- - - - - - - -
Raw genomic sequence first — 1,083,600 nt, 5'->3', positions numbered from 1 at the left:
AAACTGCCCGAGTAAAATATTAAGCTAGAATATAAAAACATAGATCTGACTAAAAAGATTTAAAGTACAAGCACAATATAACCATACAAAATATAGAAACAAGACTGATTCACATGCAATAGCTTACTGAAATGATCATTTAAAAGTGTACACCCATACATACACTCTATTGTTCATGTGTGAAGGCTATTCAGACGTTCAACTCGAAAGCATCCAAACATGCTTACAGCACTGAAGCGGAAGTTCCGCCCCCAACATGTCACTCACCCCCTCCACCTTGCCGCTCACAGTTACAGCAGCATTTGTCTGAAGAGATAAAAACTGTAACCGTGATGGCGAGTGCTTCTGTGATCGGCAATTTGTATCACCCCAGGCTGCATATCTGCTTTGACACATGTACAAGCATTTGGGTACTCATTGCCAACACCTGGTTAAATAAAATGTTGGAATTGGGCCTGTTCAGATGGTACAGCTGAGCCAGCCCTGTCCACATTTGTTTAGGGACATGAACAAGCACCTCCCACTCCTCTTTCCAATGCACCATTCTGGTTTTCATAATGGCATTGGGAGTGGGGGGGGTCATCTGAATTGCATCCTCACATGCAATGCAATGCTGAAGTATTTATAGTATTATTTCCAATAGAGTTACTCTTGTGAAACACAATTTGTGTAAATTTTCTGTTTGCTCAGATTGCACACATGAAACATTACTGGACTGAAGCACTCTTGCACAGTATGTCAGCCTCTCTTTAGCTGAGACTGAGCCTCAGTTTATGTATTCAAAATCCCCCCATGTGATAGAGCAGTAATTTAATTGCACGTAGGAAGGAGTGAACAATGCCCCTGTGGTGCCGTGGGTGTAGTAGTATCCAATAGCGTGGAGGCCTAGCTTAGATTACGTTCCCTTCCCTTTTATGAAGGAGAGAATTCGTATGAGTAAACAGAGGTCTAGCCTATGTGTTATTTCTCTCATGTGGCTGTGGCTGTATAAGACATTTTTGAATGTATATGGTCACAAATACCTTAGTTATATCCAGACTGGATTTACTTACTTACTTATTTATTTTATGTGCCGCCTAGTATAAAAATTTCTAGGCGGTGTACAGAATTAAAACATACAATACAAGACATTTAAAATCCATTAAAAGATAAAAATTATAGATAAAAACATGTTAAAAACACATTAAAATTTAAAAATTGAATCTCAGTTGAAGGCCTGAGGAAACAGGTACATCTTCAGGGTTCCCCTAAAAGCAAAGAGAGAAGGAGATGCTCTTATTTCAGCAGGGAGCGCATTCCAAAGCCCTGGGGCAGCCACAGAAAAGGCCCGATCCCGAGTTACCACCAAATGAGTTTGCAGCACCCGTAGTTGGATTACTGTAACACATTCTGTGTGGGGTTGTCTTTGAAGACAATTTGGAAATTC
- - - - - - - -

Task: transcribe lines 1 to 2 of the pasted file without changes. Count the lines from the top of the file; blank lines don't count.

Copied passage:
Raw genomic sequence first — 1,083,600 nt, 5'->3', positions numbered from 1 at the left:
AAACTGCCCGAGTAAAATATTAAGCTAGAATATAAAAACATAGATCTGACTAAAAAGATTTAAAGTACAAGCACAATATAACCATACAAAATATAGAAACAAGACTGATTCACATGCAATAGCTTACTGAAATGATCATTTAAAAGTGTACACCCATACATACACTCTATTGTTCATGTGTGAAGGCTATTCAGACGTTCAACTCGAAAGCATCCAAACATGCTTACAGCACTGAAGCGGAAGTTCCGCCCCCAACATGTCACTCACCCCCTCCACCTTGCCGCTCACAGTTACAGCAGCATTTGTCTGAAGAGATAAAAACTGTAACCGTGATGGCGAGTGCTTCTGTGATCGGCAATTTGTATCACCCCAGGCTGCATATCTGCTTTGACACATGTACAAGCATTTGGGTACTCATTGCCAACACCTGGTTAAATAAAATGTTGGAATTGGGCCTGTTCAGATGGTACAGCTGAGCCAGCCCTGTCCACATTTGTTTAGGGACATGAACAAGCACCTCCCACTCCTCTTTCCAATGCACCATTCTGGTTTTCATAATGGCATTGGGAGTGGGGGGGGTCATCTGAATTGCATCCTCACATGCAATGCAATGCTGAAGTATTTATAGTATTATTTCCAATAGAGTTACTCTTGTGAAACACAATTTGTGTAAATTTTCTGTTTGCTCAGATTGCACACATGAAACATTACTGGACTGAAGCACTCTTGCACAGTATGTCAGCCTCTCTTTAGCTGAGACTGAGCCTCAGTTTATGTATTCAAAATCCCCCCATGTGATAGAGCAGTAATTTAATTGCACGTAGGAAGGAGTGAACAATGCCCCTGTGGTGCCGTGGGTGTAGTAGTATCCAATAGCGTGGAGGCCTAGCTTAGATTACGTTCCCTTCCCTTTTATGAAGGAGAGAATTCGTATGAGTAAACAGAGGTCTAGCCTATGTGTTATTTCTCTCATGTGGCTGTGGCTGTATAAGACATTTTTGAATGTATATGGTCACAAATACCTTAGTTATATCCAGACTGGATTTACTTACTTACTTATTTATTTTATGTGCCGCCTAGTATAAAAATTTCTAGGCGGTGTACAGAATTAAAACATACAATACAAGACATTTAAAATCCATTAAAAGATAAAAATTATAGATAAAAACATGTTAAAAACACATTAAAATTTAAAAATTGAATCTCAGTTGAAGGCCTGAGGAAACAGGTACATCTTCAGGGTTCCCCTAAAAGCAAAGAGAGAAGGAGATGCTCTTATTTCAGCAGGGAGCGCATTCCAAAGCCCTGGGGCAGCCACAGAAAAGGCCCGATCCCGAGTTACCACCAAATGAGTTTGCAGCACCCGTAGTTGGATTACTGTAACACATTCTGTGTGGGGTTGTCTTTGAAGACAATTTGGAAATTC